Why do you think Amy Tan called the story "Rules of the Game"?
The title highlights the importance of self-knowledge or the need to understand the "rules" for oneself, whether those rules pertain to a chess game, a domestic relationship, or the laws of a nation.
In the story, Waverly's mother makes an interesting observation after she hears Waverly discussing the rules of chess with Vincent:
"This American rules," she concluded at last. "Every time people come out from foreign country, must know rules. You not know, judge say, Too bad, go back. They not telling you why so you can use their way go forward. They say, Don't know why, you find out yourself. But they knowing all the time. Better you take it, find out why yourself."
Waverly's mother asserts that knowledge is a powerful weapon and that it is key to one's success. She contends that one must always strive to understand the rationale behind any rule or principle; it is the only way to craft effective strategies that will defeat one's competitors or enemies.
Even though Waverly is young, she is perceptive. As she listens to her mother's wise words, she begins to understand the importance of having foresight, the ability to see "the endgame before the game begins." She also begins to realize that "the one who plays better has the clearest plans for both attacking and getting out of traps." A formidable chess player is an expert strategist; her patience and meticulous planning allows her to hold her own, long after her opponent tires.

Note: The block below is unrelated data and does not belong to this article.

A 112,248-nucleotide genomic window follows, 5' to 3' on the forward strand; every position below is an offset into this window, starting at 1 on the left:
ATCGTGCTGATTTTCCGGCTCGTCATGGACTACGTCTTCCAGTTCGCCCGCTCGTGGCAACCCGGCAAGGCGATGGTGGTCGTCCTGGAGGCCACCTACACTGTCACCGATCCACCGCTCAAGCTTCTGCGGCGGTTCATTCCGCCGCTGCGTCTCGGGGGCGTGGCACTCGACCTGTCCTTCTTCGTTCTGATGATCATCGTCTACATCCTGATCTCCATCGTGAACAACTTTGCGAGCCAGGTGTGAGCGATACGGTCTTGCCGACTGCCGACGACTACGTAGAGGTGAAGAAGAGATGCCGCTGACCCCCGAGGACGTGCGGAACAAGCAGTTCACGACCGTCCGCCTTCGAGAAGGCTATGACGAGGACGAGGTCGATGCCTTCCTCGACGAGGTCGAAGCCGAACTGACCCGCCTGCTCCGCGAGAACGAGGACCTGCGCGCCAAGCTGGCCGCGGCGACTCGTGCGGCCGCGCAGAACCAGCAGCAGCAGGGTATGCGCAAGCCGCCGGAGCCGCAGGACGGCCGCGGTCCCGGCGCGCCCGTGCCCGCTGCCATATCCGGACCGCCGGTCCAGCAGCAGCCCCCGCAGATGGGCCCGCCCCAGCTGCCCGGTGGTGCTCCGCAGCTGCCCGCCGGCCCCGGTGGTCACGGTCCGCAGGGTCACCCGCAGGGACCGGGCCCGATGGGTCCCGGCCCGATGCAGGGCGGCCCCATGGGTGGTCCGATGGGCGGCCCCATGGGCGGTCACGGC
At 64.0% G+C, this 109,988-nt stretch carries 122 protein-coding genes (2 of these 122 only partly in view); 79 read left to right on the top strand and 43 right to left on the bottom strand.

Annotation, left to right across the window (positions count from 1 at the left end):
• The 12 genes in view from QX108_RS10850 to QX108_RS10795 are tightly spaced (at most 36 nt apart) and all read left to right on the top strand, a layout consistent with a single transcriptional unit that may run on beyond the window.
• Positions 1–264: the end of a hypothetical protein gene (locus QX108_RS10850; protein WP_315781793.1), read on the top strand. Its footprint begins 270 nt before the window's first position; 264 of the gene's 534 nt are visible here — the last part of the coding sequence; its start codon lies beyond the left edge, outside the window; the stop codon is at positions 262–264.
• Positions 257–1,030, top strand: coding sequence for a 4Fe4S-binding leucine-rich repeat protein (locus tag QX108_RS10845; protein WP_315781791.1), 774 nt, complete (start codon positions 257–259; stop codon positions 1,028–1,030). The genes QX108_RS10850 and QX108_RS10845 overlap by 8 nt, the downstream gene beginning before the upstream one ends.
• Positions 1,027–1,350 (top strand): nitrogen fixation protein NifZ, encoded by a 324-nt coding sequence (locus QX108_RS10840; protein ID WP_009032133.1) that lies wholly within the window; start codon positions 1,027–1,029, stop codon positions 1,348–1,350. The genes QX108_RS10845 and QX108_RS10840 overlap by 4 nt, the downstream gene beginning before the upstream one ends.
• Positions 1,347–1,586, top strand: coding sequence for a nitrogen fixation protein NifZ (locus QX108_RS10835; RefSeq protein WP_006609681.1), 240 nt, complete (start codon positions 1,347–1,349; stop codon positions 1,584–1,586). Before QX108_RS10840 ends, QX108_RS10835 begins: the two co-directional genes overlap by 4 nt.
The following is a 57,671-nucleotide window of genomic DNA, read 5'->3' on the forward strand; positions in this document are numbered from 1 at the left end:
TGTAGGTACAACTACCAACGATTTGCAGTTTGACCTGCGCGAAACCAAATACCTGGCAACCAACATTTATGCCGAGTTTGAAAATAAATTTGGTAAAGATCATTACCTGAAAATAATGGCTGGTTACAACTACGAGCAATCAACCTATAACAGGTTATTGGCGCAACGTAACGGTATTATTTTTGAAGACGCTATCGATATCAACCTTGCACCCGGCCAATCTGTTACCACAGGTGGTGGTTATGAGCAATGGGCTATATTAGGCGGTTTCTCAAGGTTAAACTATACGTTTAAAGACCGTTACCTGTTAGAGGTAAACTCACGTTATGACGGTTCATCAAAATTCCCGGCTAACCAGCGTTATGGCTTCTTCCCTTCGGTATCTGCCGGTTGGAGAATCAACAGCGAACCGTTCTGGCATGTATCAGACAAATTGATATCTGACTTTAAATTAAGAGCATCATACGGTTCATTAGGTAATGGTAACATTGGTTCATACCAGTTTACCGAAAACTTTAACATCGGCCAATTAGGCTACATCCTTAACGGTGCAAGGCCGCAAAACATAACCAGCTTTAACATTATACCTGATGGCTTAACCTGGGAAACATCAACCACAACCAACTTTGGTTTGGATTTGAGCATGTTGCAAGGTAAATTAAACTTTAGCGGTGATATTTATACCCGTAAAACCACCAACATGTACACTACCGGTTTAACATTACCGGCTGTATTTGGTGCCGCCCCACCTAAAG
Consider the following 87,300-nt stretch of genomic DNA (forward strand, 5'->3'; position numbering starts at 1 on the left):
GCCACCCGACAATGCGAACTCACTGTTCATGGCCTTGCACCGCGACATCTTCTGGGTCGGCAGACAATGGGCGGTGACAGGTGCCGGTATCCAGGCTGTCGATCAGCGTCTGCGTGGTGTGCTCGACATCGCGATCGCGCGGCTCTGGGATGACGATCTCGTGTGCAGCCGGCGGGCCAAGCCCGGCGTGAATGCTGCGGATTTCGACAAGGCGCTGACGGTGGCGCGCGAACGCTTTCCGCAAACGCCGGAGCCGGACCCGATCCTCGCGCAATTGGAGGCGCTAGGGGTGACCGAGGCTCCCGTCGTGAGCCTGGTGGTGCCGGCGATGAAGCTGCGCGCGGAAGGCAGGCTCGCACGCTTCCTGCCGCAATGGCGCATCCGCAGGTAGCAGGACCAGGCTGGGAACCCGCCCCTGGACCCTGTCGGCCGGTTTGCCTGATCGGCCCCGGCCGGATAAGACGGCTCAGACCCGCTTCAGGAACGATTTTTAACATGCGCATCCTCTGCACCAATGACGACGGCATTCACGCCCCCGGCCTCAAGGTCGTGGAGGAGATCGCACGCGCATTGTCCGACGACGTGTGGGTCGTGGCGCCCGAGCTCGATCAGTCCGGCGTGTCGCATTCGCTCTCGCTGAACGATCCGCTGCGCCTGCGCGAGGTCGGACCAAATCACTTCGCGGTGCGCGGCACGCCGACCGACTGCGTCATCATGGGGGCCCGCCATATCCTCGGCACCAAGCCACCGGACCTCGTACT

Waverly discovers that there are also "rules" that guide a mother-daughter relationship. Her mother is a formidable opponent and has myriad strategies for driving home her maternal advantage. However, Waverly has the advantage of youth and, with it, physical stamina. After confronting her mother in the marketplace, Waverly breaks free from her mother's hold and runs ahead of her.
She ignores her mother's frantic calls and runs into unfamiliar alleys. Although the exercise is cathartic, Waverly soon realizes that running away will accomplish little. Later, however, she revels in knowing that, for two delicious hours, she was the mistress of her own destiny. The story ends with Waverly pondering how she will outwit her mother.
The title reinforces the importance of knowing the "rules of the game," whether the rules pertain to relationships or a chess game.
There are two interpretations of the title "Rules of the Game"--one literal, the other figurative. From a literal perspective, "Rules of the Game" refers to the rules of chess that Waverly learns to master while she plays with first her brothers and later her competitors. Waverly becomes a chess champion because she feels in-sync with the game and its strategies. However, this sync is broken when she begins to feel embarrassed by her mother's public sense of pride. She does not understand why her mother must broadcast her accomplishments to all whom she knows. To get back at her mother, Waverly decides to quit playing chess. When she decides to play again, it is without her mother's blessing, and Waverly fails to continue her championship reign. Here, the figurative meaning of the title comes into play--Waverly does not understand the "rules of the game" of life that dictate her relationship with her mother. Waverly still has much to learn about life and relationships, and this is evident in the story.